Tuesday, December 02, 2008
BooksFirst - November 2008
A Walk In The Woods by Bill Bryson
The Martian Race by Gregory Benford
Under The Banner Of Heaven by Jon Krakauer
Teachers Have It Easy by Daniel Mouthroup, Nanive Clements Calegari and Dave Eggers
The Graveyard Book by Neil Gaiman
The Rainbow of Mathematics by Ivor Grattan Guinness
The Comics by Brian Walker
Welcome to the Monkey House by Kurt Vonnegut Jr.
Fifty Degrees Below by Kim Stanley Robinson
Me Talk Pretty One Day by David Sedaris
Holidays On Ice by David Sedaris
Normally I don’t review the books I've bought but haven't read, but everybody has read some of Welcome to the Monkey House at some point. A staple of high school English classes, the short stories are some of the first exposure people get to Vonnegut's style of deadpan black humor.
It is also the last major Kurt Vonnegut book that I didn’t have a first edition of. We were in New York and just coincidentally happened to park two blocks away from Strand Bookstore which has recently upgraded their motto from “Eight Miles of Books” to “Eighteen Miles of Books” and is probably still understating it. We won’t know until the next milestone, which I guess is eighty miles of books.
Their enormous rare book room is on the third floor. I went up and browsed. They had a book club edition of Player Piano for $45 on display, so I asked if they had more Vonnegut. The clerk shrugged her shoulder and said to check the shelves, which I already had. As I was waiting for the elevator I scanned the locked case by the door and saw the long-elusive WTTMH on the bottom shelf. Sure, it’s a big indulgence, but I checked Alibris this morning and every copy they had listed was more than what I paid. Now I just need a bigger bookcase, because the Vonnegut shelf is already groaning.
In perhaps the weirdest naming strategy I’ve run across, Fifty Degrees Below is the middle book of a trilogy that started with Forty Signs of Rain (reviewed here) and concludes with Sixty Days And Counting. As the middle book in a trilogy, it has all the typical problems of the second book. Something has to happen, but you know not everything is going to get resolved.
In this episode, more focus of the storyline is on Frank Vanderwal, a self-centered researcher shuffling papers at the National Science Foundation. Venal, manipulative, and sexually predatory, he filters all his actions through a rationalization of sociobiology. It's a credit to the storytelling that Frank who was a complete asshole in Forty becomes very sympathetic hero by the end of Fifty.He also finds out why he keeps running across a mysterious woman. Some super-secret agency is tracking top scientists and he is one of them for some reason.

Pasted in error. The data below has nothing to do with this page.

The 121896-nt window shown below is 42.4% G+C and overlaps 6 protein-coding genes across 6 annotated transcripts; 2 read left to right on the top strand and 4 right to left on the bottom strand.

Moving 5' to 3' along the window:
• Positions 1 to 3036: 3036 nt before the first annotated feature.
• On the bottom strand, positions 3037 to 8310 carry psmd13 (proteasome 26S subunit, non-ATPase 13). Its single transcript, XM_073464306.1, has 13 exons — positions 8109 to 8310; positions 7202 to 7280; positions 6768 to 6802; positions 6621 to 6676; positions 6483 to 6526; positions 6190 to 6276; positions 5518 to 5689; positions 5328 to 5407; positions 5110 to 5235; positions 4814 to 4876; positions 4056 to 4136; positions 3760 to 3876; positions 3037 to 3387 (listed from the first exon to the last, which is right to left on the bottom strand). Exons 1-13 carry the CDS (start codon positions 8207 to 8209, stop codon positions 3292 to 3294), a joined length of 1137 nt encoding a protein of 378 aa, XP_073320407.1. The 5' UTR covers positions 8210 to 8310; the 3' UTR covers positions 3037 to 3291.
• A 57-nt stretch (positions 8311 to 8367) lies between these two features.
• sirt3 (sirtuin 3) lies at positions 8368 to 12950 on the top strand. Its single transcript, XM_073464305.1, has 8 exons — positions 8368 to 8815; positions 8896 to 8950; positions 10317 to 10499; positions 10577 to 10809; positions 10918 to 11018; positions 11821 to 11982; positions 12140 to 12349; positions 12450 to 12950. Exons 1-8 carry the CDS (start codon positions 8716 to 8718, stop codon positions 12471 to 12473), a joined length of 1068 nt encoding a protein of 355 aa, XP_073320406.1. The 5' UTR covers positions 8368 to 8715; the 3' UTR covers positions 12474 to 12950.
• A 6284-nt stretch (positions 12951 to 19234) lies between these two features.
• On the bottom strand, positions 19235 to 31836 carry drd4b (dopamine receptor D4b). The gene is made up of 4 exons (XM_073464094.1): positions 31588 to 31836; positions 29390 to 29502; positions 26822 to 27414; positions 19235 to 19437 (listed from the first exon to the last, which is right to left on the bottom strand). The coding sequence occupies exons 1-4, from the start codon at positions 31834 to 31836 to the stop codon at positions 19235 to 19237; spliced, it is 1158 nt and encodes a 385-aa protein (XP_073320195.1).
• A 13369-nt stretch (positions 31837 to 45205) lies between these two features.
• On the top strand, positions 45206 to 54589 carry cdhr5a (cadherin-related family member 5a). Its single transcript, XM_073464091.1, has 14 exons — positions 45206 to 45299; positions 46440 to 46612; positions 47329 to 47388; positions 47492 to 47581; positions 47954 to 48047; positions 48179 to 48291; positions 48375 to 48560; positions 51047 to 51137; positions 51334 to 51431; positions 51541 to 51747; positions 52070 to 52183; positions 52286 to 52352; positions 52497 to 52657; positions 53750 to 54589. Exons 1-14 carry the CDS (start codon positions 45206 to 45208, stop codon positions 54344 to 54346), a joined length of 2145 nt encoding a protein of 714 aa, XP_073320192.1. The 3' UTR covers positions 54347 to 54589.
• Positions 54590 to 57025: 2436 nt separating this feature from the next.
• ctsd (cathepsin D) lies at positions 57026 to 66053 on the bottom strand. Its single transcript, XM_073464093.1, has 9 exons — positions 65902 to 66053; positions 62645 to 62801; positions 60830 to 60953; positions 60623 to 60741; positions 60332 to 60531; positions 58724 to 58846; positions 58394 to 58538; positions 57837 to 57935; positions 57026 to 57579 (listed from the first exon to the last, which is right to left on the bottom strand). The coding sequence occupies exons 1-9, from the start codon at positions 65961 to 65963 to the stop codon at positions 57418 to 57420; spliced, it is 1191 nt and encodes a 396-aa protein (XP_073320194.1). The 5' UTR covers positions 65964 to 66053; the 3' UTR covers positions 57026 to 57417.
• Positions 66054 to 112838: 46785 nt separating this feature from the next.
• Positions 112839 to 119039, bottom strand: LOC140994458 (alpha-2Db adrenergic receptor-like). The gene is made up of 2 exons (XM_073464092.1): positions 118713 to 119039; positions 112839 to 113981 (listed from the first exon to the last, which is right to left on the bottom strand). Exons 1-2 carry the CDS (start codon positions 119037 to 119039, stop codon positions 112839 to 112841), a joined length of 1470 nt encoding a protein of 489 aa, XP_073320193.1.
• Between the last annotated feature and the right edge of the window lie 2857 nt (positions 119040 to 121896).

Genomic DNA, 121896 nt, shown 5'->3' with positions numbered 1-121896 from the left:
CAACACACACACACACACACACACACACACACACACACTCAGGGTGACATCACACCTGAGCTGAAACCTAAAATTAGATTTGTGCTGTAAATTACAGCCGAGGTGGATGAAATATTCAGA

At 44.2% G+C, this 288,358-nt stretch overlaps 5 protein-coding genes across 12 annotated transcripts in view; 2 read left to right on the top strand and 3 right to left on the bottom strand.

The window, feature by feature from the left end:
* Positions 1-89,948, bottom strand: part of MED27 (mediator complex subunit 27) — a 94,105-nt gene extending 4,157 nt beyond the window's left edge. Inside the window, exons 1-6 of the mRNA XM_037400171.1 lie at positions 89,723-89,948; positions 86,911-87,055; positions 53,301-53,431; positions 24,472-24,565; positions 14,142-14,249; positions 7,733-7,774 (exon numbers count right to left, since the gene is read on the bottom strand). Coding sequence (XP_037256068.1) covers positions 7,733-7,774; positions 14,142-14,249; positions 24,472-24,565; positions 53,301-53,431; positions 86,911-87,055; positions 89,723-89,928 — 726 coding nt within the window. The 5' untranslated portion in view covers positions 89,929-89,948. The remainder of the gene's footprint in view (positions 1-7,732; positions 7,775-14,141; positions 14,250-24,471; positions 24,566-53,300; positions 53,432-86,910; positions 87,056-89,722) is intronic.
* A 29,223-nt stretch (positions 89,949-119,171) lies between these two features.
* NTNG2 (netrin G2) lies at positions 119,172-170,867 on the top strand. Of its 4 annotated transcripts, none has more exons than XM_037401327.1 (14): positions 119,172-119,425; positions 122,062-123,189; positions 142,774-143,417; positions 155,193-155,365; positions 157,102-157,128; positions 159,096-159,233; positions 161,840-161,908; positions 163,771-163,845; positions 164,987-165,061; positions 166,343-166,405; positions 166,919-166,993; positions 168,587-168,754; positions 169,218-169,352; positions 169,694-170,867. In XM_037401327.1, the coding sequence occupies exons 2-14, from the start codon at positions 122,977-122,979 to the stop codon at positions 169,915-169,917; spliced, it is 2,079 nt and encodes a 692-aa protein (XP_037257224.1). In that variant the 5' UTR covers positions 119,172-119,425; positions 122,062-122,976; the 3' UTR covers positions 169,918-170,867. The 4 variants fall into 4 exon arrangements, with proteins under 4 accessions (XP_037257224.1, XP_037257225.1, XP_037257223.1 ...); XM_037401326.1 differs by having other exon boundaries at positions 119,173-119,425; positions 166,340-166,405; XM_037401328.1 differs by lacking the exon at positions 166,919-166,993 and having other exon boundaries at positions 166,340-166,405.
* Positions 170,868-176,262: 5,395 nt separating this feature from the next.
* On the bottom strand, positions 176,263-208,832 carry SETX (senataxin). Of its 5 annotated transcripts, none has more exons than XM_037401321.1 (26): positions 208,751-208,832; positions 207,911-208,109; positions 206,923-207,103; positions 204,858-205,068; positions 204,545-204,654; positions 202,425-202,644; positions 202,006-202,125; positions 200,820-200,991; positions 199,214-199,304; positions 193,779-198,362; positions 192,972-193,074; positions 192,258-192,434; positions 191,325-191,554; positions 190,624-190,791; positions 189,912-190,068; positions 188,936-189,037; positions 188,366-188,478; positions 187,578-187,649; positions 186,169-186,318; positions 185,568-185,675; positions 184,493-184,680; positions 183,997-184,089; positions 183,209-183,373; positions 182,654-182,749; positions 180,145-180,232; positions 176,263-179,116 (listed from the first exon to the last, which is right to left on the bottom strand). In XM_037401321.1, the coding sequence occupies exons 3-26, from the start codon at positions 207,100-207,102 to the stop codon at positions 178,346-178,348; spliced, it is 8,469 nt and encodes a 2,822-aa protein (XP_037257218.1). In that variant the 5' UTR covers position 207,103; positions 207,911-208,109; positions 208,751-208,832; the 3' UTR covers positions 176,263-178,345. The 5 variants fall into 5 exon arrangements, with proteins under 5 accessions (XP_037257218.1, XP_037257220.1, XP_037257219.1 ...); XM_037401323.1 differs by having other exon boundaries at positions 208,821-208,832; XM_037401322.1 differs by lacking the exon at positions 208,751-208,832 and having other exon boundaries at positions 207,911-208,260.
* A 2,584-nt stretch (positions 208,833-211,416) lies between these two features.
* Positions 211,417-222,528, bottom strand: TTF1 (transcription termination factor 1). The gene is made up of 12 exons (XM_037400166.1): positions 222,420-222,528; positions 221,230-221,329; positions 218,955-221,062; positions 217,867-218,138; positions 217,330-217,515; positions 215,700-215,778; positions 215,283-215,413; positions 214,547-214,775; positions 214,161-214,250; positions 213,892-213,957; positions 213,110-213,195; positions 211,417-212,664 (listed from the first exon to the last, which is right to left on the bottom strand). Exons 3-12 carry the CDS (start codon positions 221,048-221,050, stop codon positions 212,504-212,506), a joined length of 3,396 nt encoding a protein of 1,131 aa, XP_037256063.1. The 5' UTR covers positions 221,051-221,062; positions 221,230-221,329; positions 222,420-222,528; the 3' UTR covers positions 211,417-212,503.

However, the pacing is languorous. The titular freeze doesn't even start until after page 300. And you expect a story like this to have lots of planet saving pleas. The science is cutting edge with all sorts of bold climate change concepts. Now I have to wait for the right time to finish the trilogy and see how the world gets saved.
David Sedaris is a NPR superstar and a lot of it is based on his low-key monotone delivery of his tales of humiliation. Me Talk Pretty One Day starts out with his encounter with a speech therapist with a southern drawl thicker than his lisp. However, the bulk of the book and the title revolves around his life as an ugly American in rural France that either can't or just refuses to learn the language. Way too much of the humor drives from his malaprop prone literal translations into and out of French.
A few stories are poignant, but most just strain with flop sweat. Near the end he resorts to ridiculing American tourists after spending chapters talking about how poorly he himself fits in. His line about Americans showing up in foreign countries looking like they came to mow the lawn is classic, but cheap laughs about bad grammar don't rise to Jerry Lewis levels of hilarity.
This three disc set of Christmas-themed stories called Holidays On Ice seemed like the perfect driving companion to and from the Macy's Thanksgiving Day Parade and it was. The first disc about his time in the trenches as an elf at Macy's is both enlightening and side-splittingly funny. He hits just the right notes of wry observation mixed with self-deprecation.
Less successful are his completely fictional stories that tread a fine line along the boundaries of tastelessness and offensiveness. Portraying a reunited Vietnamese Amerasian war baby as a hot pants wearing me-love-you-long-time slut with incestuous tendencies just isn't funny in any sort of meta-way at all. And his Christmas tale of two neighbors outdoing each other is tedious and telegraphed long before the nausea sets in. But then he returns to the memoir idiom and has a touching tale of rescuing an abused white trash floozy, even if just for one night. It hits all the notes that a Sedaris story should and brings a twisted warmth to the holiday season.